By Marios Eliades
It is now common knowledge that Turkey is actively manifesting unprecedented aggression not only against Greece and Cyprus, but also against other countries in the Eastern Mediterranean such as Egypt, Israel and Lebanon. At the same time, it is displaying an outrageous disregard and disrespect for the international legal order.
Under these circumstances, it is natural to wonder how the international community will address this situation in the first place, since there is a potential threat to international peace and also the EU because Turkey’s actions are taking place within its wider territory. Acting in a responsible way, the governments of Cyprus and Greece have appealed to European and international bodies such as the EU and the UN seeking to condemn Turkey for violating the international legal order.
At the same time, the governments of these countries are progressively upgrading their military power to counter the escalation of the crisis and also prevent a deterioration of the situation which will potentially result in tragic consequences for the people of the region.
We hope and believe that all the above measures will be effective and that they will lead to a gradual de-escalation of the crisis. They could, however, be complemented by parallel actions by countries directly affected by Turkey’s arbitrary actions through peace initiatives that could help diffuse the situation.
Cyprus and Greece are known to be participating in regional cooperation with Egypt, Israel and other countries in the area such as Jordan. Despite repeated statements by officials of these countries that such cooperation is not directed against Turkey, Turkey perceives and views such cooperation as a threat against it. According to a recent statement by a Turkish minister, countries in the region are aiming to isolate and exclude Turkey from the energy developments in the Eastern Mediterranean.
Could the countries involved in regional cooperation – namely Lebanon, Israel, Jordan, Egypt, Greece and Cyprus – or any one of them jointly and collectively invite Turkey to sign a referral to the International Court of Justice (ICJ) at The Hague for the delimitation of their EEZ and normalisation of their relationships? I believe that the significance of such a collective initiative would make a difference, as opposed to a unilateral invitation from Cyprus to Turkey for delimitating the EEZ, to which Turkey responds that it does not recognise the Republic of Cyprus. In so doing, these countries would collectively prove their commitment to the international legal order and their readiness to accept the International Court of Justice ruling with whatever that entails.
The first question that needs to be answered to establish whether such an initiative on the part Cyprus would have any success is whether the countries in the region – Lebanon, Israel, Egypt, and Greece – would have any reasons to accept such an initiative or whether they would be unwilling to do so. The above countries have vital interests that dictate the need to help stabilise the Eastern Mediterranean. Without such stability, neither Israel, nor Egypt, nor Greece will be able to exploit the natural gas fields discovered in their EEZs, simply because they would not be able to export their gas to European and international markets if the dangerous volatility continues.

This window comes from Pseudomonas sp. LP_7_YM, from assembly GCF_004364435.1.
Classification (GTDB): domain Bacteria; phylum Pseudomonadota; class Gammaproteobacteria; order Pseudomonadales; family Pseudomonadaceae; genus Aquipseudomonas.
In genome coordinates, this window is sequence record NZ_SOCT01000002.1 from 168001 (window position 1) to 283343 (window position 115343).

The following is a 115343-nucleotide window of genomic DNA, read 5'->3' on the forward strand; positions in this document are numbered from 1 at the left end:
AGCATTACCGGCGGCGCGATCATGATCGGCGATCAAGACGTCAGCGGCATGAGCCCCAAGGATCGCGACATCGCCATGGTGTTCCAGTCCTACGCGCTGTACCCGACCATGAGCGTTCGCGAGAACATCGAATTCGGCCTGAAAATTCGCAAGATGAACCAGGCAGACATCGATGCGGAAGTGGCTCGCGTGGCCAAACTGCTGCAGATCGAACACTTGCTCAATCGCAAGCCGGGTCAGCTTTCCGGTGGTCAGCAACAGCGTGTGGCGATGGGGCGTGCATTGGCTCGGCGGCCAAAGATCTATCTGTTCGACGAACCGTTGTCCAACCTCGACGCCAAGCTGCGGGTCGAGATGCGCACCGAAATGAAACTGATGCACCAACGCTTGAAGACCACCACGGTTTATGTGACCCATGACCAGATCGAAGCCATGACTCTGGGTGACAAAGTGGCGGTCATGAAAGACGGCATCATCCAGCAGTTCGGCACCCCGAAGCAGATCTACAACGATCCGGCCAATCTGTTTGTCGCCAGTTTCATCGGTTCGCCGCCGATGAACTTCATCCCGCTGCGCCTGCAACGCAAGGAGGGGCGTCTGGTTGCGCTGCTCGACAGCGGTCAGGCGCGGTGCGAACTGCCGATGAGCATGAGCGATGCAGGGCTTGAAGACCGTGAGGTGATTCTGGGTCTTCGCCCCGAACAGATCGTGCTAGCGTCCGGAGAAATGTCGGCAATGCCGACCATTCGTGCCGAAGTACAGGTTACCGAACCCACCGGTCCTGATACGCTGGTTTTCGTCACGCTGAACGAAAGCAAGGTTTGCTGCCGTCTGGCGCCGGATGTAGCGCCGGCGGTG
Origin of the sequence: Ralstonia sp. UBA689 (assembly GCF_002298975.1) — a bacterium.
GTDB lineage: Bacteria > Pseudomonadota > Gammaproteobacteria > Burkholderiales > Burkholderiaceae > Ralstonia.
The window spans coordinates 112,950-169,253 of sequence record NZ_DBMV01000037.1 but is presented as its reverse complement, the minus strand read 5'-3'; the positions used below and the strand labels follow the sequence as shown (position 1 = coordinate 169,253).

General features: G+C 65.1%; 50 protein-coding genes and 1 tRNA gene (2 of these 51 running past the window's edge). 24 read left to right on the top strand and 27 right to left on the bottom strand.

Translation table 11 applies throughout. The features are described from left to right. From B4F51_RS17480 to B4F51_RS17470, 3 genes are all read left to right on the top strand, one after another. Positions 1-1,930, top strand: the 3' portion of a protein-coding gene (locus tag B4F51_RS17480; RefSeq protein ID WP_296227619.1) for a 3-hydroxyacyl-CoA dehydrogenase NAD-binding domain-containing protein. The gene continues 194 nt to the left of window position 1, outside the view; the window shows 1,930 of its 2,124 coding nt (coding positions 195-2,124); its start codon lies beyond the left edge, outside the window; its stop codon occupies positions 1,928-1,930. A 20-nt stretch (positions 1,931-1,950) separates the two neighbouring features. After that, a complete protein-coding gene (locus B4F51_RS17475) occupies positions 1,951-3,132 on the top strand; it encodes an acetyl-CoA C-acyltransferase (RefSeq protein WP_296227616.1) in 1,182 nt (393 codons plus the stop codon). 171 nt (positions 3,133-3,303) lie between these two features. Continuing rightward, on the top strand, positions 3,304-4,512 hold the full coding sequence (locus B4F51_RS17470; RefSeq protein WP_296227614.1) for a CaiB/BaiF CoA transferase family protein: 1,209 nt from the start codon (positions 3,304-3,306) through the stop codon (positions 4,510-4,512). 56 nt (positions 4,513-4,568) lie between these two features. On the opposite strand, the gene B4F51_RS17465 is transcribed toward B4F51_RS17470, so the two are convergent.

The proposition is, therefore, that the above countries jointly propose to Turkey the signing of a special agreement to refer the matter to the ICJ for arbitration with a request that the court determines, under international law, the EEZ limits of the countries bordering the Eastern Mediterranean. It is well known that Turkey invokes international law, in particular when it violates Cyprus’ EEZ, or delimits its own EEZ in cooperation with the controversial Libyan government.
Here it is then, a glaring opportunity for Turkey to prove its commitment to the international legal order and its public statements, which Turkey publicly invokes.
People with whom I have shared this proposition raised serious doubts as to whether Turkey would accept such a proposition. I find these reservations to be particularly valid if one takes into account the recent illegal actions of the neighbouring country.
Let us not, however, make any assumptions, including Turkey’s presumed refusal to subscribe to an arbitration agreement. Life has taught us that in this world impossible is nothing.
In any case, the proposal is still interesting because even if Turkey refuses, the countries of the Eastern Mediterranean that have submitted the proposition will have been even more justified in the international community’s conscience that they have done everything possible to lead things to a positive and peaceful development for the peoples of the region and others.
The Cyprus government, and especially the foreign minister, who is rightly claiming credit for the brilliant idea of building regional cooperation in the fragile Eastern Mediterranean, is primarily responsible for examining this issue and taking the initiative.
Let us try to involve our neighbouring country in this peace initiative and cooperation.
Marios Eliades is a lawyer and former transport minister